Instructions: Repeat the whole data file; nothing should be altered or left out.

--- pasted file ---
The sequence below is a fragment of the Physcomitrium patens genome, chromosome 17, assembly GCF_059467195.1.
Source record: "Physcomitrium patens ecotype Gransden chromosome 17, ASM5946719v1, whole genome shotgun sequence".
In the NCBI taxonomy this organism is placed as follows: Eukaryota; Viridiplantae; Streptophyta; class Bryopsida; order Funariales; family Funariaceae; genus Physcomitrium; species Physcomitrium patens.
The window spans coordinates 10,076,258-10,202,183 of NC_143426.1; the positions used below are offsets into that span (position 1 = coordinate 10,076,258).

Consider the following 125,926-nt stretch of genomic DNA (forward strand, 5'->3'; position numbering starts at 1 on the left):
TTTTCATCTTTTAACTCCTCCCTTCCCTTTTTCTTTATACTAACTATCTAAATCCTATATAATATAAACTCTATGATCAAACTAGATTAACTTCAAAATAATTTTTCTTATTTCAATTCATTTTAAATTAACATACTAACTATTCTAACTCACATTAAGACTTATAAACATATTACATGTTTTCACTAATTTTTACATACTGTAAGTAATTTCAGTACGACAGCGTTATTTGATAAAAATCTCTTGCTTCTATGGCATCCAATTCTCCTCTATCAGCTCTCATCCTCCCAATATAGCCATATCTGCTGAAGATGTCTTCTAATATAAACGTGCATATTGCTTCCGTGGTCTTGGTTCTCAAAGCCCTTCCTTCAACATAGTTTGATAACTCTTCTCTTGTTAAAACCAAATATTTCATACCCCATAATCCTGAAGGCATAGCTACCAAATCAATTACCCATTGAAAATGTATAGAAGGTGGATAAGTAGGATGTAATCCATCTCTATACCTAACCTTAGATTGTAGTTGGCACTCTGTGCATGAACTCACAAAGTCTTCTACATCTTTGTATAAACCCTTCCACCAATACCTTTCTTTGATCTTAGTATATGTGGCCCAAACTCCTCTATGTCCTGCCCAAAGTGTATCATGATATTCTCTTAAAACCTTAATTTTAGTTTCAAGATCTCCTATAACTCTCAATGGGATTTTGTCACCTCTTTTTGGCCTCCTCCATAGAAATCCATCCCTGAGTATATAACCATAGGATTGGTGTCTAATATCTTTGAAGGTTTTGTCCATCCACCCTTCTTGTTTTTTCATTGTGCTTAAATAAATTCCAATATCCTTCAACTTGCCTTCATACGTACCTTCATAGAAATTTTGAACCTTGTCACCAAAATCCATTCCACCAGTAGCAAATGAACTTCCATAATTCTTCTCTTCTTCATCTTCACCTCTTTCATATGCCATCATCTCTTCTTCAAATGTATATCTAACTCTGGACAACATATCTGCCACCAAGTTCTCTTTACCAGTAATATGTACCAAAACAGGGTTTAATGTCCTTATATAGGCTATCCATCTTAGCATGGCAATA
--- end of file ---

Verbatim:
The sequence below is a fragment of the Physcomitrium patens genome, chromosome 17, assembly GCF_059467195.1.
Source record: "Physcomitrium patens ecotype Gransden chromosome 17, ASM5946719v1, whole genome shotgun sequence".
In the NCBI taxonomy this organism is placed as follows: Eukaryota; Viridiplantae; Streptophyta; class Bryopsida; order Funariales; family Funariaceae; genus Physcomitrium; species Physcomitrium patens.
The window spans coordinates 10,076,258-10,202,183 of NC_143426.1; the positions used below are offsets into that span (position 1 = coordinate 10,076,258).

Consider the following 125,926-nt stretch of genomic DNA (forward strand, 5'->3'; position numbering starts at 1 on the left):
TTTTCATCTTTTAACTCCTCCCTTCCCTTTTTCTTTATACTAACTATCTAAATCCTATATAATATAAACTCTATGATCAAACTAGATTAACTTCAAAATAATTTTTCTTATTTCAATTCATTTTAAATTAACATACTAACTATTCTAACTCACATTAAGACTTATAAACATATTACATGTTTTCACTAATTTTTACATACTGTAAGTAATTTCAGTACGACAGCGTTATTTGATAAAAATCTCTTGCTTCTATGGCATCCAATTCTCCTCTATCAGCTCTCATCCTCCCAATATAGCCATATCTGCTGAAGATGTCTTCTAATATAAACGTGCATATTGCTTCCGTGGTCTTGGTTCTCAAAGCCCTTCCTTCAACATAGTTTGATAACTCTTCTCTTGTTAAAACCAAATATTTCATACCCCATAATCCTGAAGGCATAGCTACCAAATCAATTACCCATTGAAAATGTATAGAAGGTGGATAAGTAGGATGTAATCCATCTCTATACCTAACCTTAGATTGTAGTTGGCACTCTGTGCATGAACTCACAAAGTCTTCTACATCTTTGTATAAACCCTTCCACCAATACCTTTCTTTGATCTTAGTATATGTGGCCCAAACTCCTCTATGTCCTGCCCAAAGTGTATCATGATATTCTCTTAAAACCTTAATTTTAGTTTCAAGATCTCCTATAACTCTCAATGGGATTTTGTCACCTCTTTTTGGCCTCCTCCATAGAAATCCATCCCTGAGTATATAACCATAGGATTGGTGTCTAATATCTTTGAAGGTTTTGTCCATCCACCCTTCTTGTTTTTTCATTGTGCTTAAATAAATTCCAATATCCTTCAACTTGCCTTCATACGTACCTTCATAGAAATTTTGAACCTTGTCACCAAAATCCATTCCACCAGTAGCAAATGAACTTCCATAATTCTTCTCTTCTTCATCTTCACCTCTTTCATATGCCATCATCTCTTCTTCAAATGTATATCTAACTCTGGACAACATATCTGCCACCAAGTTCTCTTTACCAGTAATATGTACCAAAACAGGGTTTAATGTCCTTATATAGGCTATCCATCTTAGCATGGCAATA